Had to wait for a bit before getting the next bus 2 ½ hrs back to Ebolowa to stay for the night. Net result was a very long day to end up in the wrong place and no new country to show for it. The next morning I continued back to Yaounde and transferred to another bus to go to Kribi. Kribi is on the southwest coast and is arguably the nicest beach town in the country. It is certainly built up for some tourism as there are quite a few small hotels scattered about. The beach is not wide at all but goes all along the coast as far as I can tell. I arrived too late to visit the beach or do any more than just get oriented. The next morning I woke up to rain. The first time I've had rain since this trip started. Typical. It didn't last long but the sky was threatening all day. That morning the power went out in town too (and was out for the next 36 hours, once again thwarting my attempts at getting on the internet)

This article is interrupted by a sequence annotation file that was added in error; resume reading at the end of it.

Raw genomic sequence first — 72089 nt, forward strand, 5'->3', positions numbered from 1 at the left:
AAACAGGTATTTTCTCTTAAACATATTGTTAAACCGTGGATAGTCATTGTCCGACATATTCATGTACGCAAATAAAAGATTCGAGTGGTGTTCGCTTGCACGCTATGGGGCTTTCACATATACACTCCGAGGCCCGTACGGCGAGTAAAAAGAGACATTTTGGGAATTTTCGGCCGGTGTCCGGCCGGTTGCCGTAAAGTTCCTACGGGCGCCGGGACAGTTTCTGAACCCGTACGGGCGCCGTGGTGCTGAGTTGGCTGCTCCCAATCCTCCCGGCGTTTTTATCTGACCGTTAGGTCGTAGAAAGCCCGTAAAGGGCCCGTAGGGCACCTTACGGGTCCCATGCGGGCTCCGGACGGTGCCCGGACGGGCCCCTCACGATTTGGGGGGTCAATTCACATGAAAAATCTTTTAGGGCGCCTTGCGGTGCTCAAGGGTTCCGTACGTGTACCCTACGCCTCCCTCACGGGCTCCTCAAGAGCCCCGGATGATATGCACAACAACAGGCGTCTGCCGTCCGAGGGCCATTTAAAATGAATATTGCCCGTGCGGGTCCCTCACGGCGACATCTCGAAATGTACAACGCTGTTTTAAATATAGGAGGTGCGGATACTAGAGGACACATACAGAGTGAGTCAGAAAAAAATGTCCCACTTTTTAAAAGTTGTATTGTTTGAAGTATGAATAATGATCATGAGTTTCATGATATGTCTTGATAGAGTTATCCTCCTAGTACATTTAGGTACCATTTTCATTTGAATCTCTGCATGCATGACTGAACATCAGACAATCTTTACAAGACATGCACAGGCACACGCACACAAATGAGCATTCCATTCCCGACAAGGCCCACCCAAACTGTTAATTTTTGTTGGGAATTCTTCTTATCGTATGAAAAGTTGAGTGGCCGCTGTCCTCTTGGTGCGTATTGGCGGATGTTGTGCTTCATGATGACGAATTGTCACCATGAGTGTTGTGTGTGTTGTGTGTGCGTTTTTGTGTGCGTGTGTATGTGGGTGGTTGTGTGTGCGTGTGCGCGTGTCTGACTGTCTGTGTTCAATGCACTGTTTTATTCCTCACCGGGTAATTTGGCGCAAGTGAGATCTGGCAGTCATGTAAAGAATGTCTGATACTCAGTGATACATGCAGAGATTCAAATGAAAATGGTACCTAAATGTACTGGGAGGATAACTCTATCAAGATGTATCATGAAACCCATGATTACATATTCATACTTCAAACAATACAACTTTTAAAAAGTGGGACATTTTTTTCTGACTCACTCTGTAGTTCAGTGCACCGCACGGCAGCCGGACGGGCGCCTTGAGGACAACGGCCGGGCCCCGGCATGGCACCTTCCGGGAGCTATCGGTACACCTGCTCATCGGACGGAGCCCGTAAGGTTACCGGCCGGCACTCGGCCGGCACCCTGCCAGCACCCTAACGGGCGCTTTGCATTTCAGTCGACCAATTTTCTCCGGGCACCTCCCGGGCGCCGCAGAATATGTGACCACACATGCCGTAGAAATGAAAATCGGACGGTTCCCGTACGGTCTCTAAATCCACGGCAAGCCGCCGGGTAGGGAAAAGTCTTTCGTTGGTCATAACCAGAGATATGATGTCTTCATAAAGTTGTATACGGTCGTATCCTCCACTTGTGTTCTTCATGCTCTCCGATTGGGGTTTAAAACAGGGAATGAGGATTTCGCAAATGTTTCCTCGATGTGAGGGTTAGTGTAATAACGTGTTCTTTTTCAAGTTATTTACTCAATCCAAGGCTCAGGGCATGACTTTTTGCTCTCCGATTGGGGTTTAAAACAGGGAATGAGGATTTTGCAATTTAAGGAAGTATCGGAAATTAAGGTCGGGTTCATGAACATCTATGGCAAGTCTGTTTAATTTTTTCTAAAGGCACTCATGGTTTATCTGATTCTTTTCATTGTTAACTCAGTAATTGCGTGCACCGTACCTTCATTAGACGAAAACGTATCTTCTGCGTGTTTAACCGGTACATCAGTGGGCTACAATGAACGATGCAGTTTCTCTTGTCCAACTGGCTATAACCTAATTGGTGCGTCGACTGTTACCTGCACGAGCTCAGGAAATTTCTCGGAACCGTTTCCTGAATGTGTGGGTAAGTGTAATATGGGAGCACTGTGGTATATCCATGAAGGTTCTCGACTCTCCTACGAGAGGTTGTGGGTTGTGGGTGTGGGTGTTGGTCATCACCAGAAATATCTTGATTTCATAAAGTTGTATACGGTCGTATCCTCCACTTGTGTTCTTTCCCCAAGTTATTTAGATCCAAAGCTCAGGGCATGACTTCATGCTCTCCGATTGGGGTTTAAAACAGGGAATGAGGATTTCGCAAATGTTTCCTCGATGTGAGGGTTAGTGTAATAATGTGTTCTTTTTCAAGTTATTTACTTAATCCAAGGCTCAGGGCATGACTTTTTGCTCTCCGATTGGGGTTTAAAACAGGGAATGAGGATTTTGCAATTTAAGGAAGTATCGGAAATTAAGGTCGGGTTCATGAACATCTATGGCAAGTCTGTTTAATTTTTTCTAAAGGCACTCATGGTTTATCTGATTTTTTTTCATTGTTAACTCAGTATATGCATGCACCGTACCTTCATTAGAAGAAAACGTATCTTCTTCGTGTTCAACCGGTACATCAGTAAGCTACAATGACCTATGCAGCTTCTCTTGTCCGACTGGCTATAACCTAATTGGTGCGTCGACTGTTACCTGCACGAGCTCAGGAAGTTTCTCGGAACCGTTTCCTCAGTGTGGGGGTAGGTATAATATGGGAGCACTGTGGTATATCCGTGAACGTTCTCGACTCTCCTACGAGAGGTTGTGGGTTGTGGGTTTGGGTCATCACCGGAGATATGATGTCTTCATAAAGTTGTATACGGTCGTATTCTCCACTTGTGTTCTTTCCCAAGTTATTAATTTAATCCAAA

I went to Lobe Waterfall a few km outside of town. Its claim to fame is that it is one of the only waterfalls in the world that falls directly into the ocean. It's not very high and more of a little river cascading over some rocks directly into the sea. I can't imagine that it isn't more common around the world. It is dry season so maybe when there is a lot more water it is more convincing as a true and powerful waterfall. I still like waterfalls though.

Lobe Waterfall at the dry season.

Looking down the waterfall into the sea.